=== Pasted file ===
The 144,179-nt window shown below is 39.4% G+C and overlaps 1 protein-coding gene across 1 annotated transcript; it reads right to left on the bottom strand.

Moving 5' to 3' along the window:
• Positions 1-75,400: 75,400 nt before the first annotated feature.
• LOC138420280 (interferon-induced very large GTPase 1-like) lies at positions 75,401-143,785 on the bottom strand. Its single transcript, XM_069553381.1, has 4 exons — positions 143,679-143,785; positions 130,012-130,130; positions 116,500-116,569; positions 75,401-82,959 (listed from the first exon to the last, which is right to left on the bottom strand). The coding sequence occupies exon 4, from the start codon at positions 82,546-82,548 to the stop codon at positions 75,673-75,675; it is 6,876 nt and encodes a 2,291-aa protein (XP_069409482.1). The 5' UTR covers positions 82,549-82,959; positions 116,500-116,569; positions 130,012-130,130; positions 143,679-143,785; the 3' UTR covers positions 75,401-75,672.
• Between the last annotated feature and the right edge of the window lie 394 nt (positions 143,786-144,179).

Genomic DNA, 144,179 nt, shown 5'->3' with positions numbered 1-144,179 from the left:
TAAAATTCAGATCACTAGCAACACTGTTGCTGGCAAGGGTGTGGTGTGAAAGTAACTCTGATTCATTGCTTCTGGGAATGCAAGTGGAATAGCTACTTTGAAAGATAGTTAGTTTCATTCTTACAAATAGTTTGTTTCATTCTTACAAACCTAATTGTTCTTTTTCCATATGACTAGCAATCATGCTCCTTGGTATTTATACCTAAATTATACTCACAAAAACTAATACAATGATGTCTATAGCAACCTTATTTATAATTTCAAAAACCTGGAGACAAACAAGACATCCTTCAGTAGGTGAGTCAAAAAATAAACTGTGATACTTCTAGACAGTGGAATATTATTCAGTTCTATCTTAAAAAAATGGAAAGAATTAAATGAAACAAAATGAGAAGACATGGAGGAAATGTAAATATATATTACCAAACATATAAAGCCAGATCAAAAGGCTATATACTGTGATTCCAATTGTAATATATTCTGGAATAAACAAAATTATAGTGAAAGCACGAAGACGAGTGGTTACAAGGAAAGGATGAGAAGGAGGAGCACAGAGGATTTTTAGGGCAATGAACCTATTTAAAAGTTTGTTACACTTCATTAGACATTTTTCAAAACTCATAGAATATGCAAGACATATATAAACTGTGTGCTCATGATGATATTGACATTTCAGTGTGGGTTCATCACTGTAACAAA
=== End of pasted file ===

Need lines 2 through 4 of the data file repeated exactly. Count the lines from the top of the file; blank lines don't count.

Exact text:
Moving 5' to 3' along the window:
• Positions 1-75,400: 75,400 nt before the first annotated feature.
• LOC138420280 (interferon-induced very large GTPase 1-like) lies at positions 75,401-143,785 on the bottom strand. Its single transcript, XM_069553381.1, has 4 exons — positions 143,679-143,785; positions 130,012-130,130; positions 116,500-116,569; positions 75,401-82,959 (listed from the first exon to the last, which is right to left on the bottom strand). The coding sequence occupies exon 4, from the start codon at positions 82,546-82,548 to the stop codon at positions 75,673-75,675; it is 6,876 nt and encodes a 2,291-aa protein (XP_069409482.1). The 5' UTR covers positions 82,549-82,959; positions 116,500-116,569; positions 130,012-130,130; positions 143,679-143,785; the 3' UTR covers positions 75,401-75,672.